As Quakers, the Cadbury family have been united through their belief in actively making the world a better place. They have done this through work on human rights, social justice, peace and a focus on community. George Cadbury is a global name, but we want to share the spotlight with some of the incredible Cadbury women this Birmingham Heritage Week. Many members of the family have lived fascinating lives but here we will share the stories of just three: Veronica Wootten, Dorothy Cadbury and Beatrice Cadbury. All three of these women share a commitment to family and bettering the world, but perhaps more than that, they have all left their own special mark on Bournville.
Veronica Wootten (nee Cadbury)
Veronica, born in 1932, was the eldest daughter of Laurence and Joyce Cadbury. Her early years were tumultuous as she became an evacuee to Canada during World War Two. After returning to England, she completed her education, finishing with Cambridge University. Veronica married her husband Richard Wootten shortly after finishing university and had three children: Hilary, Vanessa and Jonathon. However in 1962, her sister Anthea and her husband tragically died in a plane crash and Catherine (4) and Duncan (2) came to live with them, expanding their family practically overnight.
Bournville Village Trust Trustees 1979
In addition to bringing up the children, Veronica dedicated her life to voluntary work. Veronica had a real desire to contribute and continue the work of her grandfather George Cadbury. She said of this, "I think inevitably you carry with you all your life certain feelings, that you want to do the best for Bournville and uphold the best practices. I suppose we have always been very proud of it.’ With that in mind Veronica became a Bournville Village Trust Trustee in 1968 and eventually succeeded her father as Chairman. She was a Trustee for 38 years. Alongside that, Veronica joined the Board of Governors at Lickey Grange School for Blind Children and subsequently became a Governor of the Birmingham Royal Institute of the Blind, with particular responsibility for the Queen Alexandra College.
Dorothy Adlington Cadbury
Dorothy was born into the Cadbury family in 1892, so it is not a surprise that she was intimately connected with the factory and Bournville her whole life. Dorothy took employment in the Cadbury factory after a girl from the Adult School for Girls said to her, ‘You preach to us and yet you know nothing about our life and work.’ Despite being given no special privileges while working, Dorothy later said, ‘I think that that year was the happiest of my life.'
Dorothy remained connected to the factory and in 1919 was appointed as one of the Managing Directors of Cadbury Bros. Dorothy remained particularly involved in women’s work in Bournville; she was there at the conception of the Bournville Women’s Works Council and later became its’ Managing Chairman. Dorothy also maintained close relationships with many of the factory workers.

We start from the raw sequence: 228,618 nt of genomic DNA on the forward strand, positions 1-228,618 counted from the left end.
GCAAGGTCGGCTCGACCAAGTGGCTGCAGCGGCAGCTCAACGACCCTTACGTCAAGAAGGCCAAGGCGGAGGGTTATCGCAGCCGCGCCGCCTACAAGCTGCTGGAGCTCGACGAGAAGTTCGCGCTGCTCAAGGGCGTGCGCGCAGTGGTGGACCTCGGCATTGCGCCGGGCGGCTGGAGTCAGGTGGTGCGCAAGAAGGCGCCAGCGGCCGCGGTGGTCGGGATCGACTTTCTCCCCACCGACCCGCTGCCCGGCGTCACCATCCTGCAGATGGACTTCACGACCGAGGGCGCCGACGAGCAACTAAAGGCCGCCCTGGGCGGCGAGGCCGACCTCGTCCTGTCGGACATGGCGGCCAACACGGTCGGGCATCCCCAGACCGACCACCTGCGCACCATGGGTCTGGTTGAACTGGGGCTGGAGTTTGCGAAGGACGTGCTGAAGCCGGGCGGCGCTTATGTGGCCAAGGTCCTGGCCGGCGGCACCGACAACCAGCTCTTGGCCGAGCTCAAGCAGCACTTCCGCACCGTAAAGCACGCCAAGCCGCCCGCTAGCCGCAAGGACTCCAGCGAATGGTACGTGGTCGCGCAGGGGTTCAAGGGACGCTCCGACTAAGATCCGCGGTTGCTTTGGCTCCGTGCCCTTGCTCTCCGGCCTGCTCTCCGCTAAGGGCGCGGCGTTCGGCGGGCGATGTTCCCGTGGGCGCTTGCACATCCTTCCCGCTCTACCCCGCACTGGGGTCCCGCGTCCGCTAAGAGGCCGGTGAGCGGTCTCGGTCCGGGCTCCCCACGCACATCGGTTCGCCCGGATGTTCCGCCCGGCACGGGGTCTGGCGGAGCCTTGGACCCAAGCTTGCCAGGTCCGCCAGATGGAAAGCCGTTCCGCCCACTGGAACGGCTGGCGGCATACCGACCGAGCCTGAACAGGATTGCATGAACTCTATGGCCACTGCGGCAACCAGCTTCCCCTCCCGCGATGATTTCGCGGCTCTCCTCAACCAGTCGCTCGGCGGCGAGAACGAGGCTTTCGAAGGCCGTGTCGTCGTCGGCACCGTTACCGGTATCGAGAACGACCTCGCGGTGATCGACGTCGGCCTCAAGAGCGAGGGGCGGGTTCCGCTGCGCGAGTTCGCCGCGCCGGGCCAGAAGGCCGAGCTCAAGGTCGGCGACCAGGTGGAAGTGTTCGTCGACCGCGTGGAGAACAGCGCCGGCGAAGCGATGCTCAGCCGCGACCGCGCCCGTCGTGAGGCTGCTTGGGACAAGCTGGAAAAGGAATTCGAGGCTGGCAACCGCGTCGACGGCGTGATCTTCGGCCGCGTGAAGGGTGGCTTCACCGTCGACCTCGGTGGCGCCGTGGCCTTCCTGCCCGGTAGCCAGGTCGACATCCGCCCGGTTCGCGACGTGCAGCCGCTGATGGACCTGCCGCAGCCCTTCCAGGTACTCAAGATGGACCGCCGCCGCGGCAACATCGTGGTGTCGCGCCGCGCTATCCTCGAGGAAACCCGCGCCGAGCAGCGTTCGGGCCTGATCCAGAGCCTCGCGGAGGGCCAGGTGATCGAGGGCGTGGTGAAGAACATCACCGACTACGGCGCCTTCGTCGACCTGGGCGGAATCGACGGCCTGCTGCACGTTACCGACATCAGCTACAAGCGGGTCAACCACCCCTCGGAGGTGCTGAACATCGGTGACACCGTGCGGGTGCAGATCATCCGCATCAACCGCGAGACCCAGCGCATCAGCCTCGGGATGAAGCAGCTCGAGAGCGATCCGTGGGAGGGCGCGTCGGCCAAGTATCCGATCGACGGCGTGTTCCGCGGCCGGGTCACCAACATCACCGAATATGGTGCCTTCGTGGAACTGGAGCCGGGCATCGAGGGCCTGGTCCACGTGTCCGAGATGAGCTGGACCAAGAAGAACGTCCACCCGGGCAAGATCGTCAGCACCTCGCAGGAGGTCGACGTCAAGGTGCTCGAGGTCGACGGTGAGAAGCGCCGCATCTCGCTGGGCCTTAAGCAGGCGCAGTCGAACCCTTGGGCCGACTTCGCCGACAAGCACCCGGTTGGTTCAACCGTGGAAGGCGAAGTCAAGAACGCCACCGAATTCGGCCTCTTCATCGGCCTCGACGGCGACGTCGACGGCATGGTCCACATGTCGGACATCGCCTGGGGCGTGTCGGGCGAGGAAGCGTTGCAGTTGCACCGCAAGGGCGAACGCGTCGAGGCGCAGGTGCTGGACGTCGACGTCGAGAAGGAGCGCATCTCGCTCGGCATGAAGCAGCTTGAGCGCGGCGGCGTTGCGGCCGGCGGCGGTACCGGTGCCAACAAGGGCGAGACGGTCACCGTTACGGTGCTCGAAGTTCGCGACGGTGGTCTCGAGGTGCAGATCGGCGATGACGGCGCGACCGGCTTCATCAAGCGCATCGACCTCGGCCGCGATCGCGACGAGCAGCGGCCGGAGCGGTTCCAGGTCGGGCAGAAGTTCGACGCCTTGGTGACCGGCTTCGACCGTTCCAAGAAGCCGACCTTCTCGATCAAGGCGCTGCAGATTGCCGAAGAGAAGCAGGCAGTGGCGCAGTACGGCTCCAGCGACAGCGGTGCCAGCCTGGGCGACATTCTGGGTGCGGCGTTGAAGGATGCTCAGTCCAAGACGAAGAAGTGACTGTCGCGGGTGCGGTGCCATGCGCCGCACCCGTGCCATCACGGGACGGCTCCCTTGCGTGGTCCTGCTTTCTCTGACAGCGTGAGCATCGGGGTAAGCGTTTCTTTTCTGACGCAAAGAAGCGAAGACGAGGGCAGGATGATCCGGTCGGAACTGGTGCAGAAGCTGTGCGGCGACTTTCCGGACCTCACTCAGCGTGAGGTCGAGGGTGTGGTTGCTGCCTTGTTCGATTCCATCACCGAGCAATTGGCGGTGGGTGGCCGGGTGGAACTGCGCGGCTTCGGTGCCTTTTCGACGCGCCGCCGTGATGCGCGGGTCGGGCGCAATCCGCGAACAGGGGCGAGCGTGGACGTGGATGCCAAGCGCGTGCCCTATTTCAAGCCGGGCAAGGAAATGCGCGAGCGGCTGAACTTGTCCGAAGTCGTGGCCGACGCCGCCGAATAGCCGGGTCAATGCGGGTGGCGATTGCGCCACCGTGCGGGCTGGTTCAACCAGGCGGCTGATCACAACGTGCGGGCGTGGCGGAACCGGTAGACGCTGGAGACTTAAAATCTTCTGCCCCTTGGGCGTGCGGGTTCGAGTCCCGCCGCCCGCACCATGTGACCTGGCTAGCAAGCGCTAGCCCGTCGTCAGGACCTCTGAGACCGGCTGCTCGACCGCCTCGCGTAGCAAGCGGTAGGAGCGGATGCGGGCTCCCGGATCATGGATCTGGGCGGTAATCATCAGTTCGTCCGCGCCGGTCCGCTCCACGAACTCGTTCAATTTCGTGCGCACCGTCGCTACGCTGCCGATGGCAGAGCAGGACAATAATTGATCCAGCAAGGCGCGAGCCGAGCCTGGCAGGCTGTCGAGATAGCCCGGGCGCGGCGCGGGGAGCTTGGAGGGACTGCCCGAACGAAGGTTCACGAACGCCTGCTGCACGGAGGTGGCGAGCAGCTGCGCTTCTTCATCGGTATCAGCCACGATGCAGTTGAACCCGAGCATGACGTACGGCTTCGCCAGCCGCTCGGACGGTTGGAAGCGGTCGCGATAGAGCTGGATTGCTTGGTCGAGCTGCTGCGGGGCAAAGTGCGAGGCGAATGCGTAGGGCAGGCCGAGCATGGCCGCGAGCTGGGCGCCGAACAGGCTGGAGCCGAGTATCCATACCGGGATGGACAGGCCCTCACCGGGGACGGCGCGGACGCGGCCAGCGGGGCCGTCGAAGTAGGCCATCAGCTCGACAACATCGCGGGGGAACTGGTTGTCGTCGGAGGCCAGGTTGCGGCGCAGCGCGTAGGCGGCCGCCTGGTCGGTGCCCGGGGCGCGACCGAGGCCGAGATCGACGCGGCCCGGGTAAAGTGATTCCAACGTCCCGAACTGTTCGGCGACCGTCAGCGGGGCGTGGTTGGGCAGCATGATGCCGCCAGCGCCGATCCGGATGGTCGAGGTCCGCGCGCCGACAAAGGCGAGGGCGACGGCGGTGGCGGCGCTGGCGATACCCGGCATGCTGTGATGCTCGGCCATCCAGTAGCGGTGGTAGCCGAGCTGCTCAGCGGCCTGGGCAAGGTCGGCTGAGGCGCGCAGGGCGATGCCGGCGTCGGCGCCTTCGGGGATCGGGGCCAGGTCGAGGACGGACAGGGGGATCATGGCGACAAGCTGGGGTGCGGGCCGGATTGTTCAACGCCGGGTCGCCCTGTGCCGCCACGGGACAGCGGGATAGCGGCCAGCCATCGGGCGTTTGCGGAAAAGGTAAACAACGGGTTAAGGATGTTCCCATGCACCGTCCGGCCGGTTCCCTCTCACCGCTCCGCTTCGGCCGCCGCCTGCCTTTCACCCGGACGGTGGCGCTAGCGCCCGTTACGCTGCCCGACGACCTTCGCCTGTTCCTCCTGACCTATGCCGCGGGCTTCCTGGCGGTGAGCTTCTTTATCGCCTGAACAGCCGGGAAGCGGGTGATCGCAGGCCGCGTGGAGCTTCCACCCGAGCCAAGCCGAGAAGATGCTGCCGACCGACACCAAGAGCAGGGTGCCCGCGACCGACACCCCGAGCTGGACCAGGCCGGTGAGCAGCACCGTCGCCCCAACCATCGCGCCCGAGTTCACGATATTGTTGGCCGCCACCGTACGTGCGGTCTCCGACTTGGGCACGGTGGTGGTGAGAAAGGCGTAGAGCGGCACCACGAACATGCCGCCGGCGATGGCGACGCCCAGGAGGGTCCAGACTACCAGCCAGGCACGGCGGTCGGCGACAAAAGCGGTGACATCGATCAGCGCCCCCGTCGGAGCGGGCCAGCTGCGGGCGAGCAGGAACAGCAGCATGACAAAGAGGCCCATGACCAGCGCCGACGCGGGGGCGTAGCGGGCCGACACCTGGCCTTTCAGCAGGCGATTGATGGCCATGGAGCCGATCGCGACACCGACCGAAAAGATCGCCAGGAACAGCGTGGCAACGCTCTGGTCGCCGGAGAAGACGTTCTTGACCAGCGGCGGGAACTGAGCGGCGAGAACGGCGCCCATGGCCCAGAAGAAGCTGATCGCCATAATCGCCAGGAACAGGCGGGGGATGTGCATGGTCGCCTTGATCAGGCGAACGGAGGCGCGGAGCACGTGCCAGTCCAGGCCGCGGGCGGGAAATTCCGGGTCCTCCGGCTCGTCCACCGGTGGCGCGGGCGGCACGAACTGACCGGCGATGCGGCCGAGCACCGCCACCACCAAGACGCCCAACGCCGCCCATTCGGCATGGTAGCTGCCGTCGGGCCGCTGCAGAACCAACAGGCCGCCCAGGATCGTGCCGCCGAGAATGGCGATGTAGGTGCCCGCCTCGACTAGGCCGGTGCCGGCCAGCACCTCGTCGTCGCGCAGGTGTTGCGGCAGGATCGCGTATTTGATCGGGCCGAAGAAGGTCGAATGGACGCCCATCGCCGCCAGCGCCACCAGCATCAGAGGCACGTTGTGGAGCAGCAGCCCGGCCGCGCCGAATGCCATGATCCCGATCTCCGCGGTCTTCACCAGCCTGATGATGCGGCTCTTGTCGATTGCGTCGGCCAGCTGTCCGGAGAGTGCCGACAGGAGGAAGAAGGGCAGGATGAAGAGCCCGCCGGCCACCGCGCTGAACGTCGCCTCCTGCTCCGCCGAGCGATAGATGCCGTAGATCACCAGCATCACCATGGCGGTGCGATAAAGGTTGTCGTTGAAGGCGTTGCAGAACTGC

Following her retirement, Dorothy, who had a great interest in botany, became an expert on pondweeds. She was involved with a number of different societies, including a project which identified and recorded the flora of Warwickshire. She became the main author of 'A Computer Mapped Flora'. She also brought together a collection of 400 pondweeds from around Britain for The British Museum and the rare hybrid Potamogeton x. cadburyae is named after her.
Beatrice, born in 1884, was the youngest daughter of Richard and Emma Cadbury and had a very unusual and at times, difficult, life. Brought up as a Quaker, Beatrice had a good education, went to university and then came home to be a companion to her mother. Beatrice was a very wealthy young woman, earning the equivalent of £400,000 a year from her shares in Cadbury Bros.
In 1911 Beatrice married her husband Kees. With the outbreak of World War One, Beatrice & Kees, as pacifists, publically campaigned against the war. This made them very unpopular with the authorities. In 1918, Kees was arrested for breaking the new Defence of the Realm Act and then deported to Holland. This caused a crisis for Beatrice who had to choose between her family and her husband. Beatrice chose to follow her husband to Holland despite the danger it put her and her young children in. The couple continued to campaign against war, landing both Beatrice & her husband in prison multiple times, with Beatrice once being released from prison only a week before she gave birth!
But something else was brewing under the surface...Beatrice became increasingly troubled by the wealth she gained from her shares in Cadbury Bros and she decided that she would give them away to the Cadbury workers. After finally getting agreement to do this, Beatrice and her family tried to live without money altogether, to live outside capitalism. They endured difficult times following this, including moving to live in tents and relying on the community for food. However, things weren’t always bad for the family; Beatrice and Kees went on to build a very successful primary school based on pacifist principles and even helped hide Jewish children in their home during World War Two.
This blog is part of Bournville Heritage Online.